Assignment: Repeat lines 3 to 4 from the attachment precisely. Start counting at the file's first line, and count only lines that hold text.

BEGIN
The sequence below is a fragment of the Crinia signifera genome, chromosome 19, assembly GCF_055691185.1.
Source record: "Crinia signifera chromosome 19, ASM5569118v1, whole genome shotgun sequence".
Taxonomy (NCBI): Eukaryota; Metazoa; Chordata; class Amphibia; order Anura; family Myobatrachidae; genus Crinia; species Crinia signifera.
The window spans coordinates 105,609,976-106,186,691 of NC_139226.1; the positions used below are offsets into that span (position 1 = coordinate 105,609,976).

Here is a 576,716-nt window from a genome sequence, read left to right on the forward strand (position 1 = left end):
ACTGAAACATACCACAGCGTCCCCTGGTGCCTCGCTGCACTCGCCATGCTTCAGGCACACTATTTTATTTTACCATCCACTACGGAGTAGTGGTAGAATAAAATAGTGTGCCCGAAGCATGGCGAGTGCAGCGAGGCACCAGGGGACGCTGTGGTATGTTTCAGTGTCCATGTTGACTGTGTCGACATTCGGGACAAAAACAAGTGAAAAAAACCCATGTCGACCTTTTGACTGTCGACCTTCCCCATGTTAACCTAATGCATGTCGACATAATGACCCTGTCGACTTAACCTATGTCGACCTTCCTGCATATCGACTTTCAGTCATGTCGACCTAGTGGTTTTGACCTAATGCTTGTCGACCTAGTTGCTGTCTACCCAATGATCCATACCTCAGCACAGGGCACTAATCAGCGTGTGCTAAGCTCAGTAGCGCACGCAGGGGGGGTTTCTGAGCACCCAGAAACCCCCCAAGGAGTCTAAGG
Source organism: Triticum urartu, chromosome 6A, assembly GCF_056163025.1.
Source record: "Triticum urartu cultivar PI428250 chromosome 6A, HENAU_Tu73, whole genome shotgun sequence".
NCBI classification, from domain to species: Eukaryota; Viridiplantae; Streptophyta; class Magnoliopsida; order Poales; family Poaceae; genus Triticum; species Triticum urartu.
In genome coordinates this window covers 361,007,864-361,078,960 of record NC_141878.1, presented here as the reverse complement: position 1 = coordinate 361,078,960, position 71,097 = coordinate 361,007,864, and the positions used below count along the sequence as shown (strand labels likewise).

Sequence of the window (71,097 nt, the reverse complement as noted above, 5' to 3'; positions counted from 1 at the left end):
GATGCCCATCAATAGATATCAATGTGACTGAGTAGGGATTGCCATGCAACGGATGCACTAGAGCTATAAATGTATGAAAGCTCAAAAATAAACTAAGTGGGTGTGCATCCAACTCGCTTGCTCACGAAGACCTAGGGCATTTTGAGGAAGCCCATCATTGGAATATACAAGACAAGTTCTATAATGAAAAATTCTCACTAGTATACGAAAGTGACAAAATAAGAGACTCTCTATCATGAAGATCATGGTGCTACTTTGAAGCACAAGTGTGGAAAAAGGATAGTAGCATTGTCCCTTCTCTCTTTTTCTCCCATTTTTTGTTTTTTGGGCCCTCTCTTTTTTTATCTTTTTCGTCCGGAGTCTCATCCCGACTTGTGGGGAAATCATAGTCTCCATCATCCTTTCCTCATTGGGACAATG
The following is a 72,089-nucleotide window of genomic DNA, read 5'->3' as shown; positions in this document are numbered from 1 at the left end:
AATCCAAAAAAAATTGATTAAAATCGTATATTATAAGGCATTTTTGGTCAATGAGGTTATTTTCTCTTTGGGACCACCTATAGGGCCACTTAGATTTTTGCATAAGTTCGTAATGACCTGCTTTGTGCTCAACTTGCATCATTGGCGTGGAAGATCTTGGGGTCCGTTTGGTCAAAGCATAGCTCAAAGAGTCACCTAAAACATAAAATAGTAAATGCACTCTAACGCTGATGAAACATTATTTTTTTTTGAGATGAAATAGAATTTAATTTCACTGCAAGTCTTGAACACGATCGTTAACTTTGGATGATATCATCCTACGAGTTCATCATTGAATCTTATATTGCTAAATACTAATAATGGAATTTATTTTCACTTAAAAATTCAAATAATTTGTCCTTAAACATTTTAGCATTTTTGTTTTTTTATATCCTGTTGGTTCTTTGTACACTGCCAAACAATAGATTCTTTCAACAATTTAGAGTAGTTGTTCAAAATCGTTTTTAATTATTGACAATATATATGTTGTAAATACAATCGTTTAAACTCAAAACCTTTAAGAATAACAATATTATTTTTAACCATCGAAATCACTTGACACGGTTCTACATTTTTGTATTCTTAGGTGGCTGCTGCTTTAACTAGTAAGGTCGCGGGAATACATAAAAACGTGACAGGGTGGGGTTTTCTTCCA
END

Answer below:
Taxonomy (NCBI): Eukaryota; Metazoa; Chordata; class Amphibia; order Anura; family Myobatrachidae; genus Crinia; species Crinia signifera.
The window spans coordinates 105,609,976-106,186,691 of NC_139226.1; the positions used below are offsets into that span (position 1 = coordinate 105,609,976).